By Tammi Pitzen, Executive Director of the Children’s Advocacy Center of Jackson County
Last week I had the opportunity to participate in Legislative Days for the Oregon Network of Child Abuse Intervention Centers (The State Network for agencies like the Children Advocacy Center of Jackson County). Last week was one of those weeks that took me to Portland and to Salem for meetings.
The meetings are always important and always focused on serving abused children, in the best way possible, and on the needs of the multi-disciplinary teams across the state of Oregon.
I have a love-hate relationship with these meetings. I love the people at these meetings. They are “Hidden Heroes”. They work behind the scenes in many cases to make sure that abused children get the very best services in the most trauma informed way possible. I am so incredibly lucky to hear the innovative ideas, to be part of the decision making process for the Network and really just to “know” these people. I hate the drive and the time out of our center.
Last week was special. Last week we were meeting with our Representatives and Senators to talk about what we do for abuse victims and how crucial those services are for healing and recovery. In fact in many cases we are saving the lives of our most vulnerable citizens. We presented a bill that is focused on sustaining the service across the state and to really make sure that evidence based services are available for every abused child in the state of Oregon, regardless of your zip code.
But that wasn’t what made the week special.
While waiting for our hearing, I sat alongside my fellow Executive Directors and heard testimony by two young people who represented a group that is made up of young people currently or previously placed in foster care in Oregon. Their group was presenting their fourth bill. The other three were passed and I suspect this one will as well.
As I sat and listened to these young people talking about how siblings are their lifeline and how easily that life line is broken, I remember my own days of breaking these lines.
They talked about not being accepted by their foster family because of being transgender. They talked about how they were unable to stay in contact with their siblings. They testified about being in the care-taking role of their siblings…teaching them to do their hair and paint their nails, and then being cut out of their life and the struggle of trying to reconnect.
I have to be honest that I missed some of the testimony. I was propelled back to a different time and a different set of siblings.
I remembered a summer day when I sat on the dirty floor at the Children’s Home in New Orleans, Louisiana in my dry clean only dress, holding a small eight year old girl, a ten year old girl and 12 year old girl in a bear hug as the staff watched. The floor was not my choice but was where we landed as the girls collapsed. I had just told the eight year old, who was in the residential treatment center, what her sisters already knew. Her parents were no longer her parents. The courts had terminated their rights for failure to do anything to better their situation. They did not even show up on this day for their “goodbye” visit.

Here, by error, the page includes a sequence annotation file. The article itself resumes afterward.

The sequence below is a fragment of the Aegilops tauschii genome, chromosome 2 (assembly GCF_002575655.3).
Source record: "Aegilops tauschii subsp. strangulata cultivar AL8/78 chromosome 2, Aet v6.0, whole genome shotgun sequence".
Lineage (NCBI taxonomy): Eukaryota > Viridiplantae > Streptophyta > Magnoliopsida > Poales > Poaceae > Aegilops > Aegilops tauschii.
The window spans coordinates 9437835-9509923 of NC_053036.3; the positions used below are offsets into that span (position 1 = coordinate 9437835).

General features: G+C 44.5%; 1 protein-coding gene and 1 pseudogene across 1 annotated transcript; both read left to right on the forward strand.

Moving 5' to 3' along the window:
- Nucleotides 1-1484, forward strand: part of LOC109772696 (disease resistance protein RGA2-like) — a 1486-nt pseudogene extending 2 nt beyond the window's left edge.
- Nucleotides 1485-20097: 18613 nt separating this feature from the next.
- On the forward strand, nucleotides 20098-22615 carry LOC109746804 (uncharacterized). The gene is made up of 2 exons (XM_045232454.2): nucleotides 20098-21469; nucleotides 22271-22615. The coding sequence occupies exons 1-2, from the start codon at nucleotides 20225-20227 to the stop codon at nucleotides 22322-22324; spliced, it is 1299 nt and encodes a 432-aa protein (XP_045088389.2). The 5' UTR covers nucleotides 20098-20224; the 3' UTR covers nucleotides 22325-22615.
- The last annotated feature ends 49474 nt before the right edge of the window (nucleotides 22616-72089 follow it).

I can hear the primal wail of her mourning.
Mourning the loss of her parents. Mourning the loss of her siblings as she kept saying over and over again, “It will never be the same”. And she was right. I did my best to do what I could for those girls but without the support of the system it certainly was never good enough. Their case was transferred on to a different foster care worker who I also know did her best. I don’t think the girls were ever adopted. They certainly were never placed together in a home again as each required more care than they could receive from a single set of parents. I remember their visitation as being every other month because of the long distance…a five hour drive one way…between their placements.
If I am still enough and quiet enough I can hear that cry. It is what keeps me grounded in the reality of what this work I choose is all about. If I am still enough, I can feel those little fingers clinging to my dress as it was time to leave that day. Those little fingers remind me there are people behind those case numbers and case decisions.
And if I am still enough and honest enough, I remember that event helped me to decide that I had spent enough time as a foster care worker in rural Louisiana where there were not enough resources, not enough foster homes and where the children could not articulate the damage I felt I was complicit in doing to their childhood. It was time to be transferred back to investigations.
In that committee hearing, I was almost overwhelmed with the pride for these two young people who I did not know.
I felt hopeful for the future of the foster children who will be placed long after these two young people become adults and move on in their life. I know that the solutions lay in their hands and in their hearts. They will change the landscape of the system. They already are. I left that hearing with a smile as I recognized that they are powerful. Their situations had not left them paralyzed.
They will use that passion and do great things on behalf of children everywhere. They already are.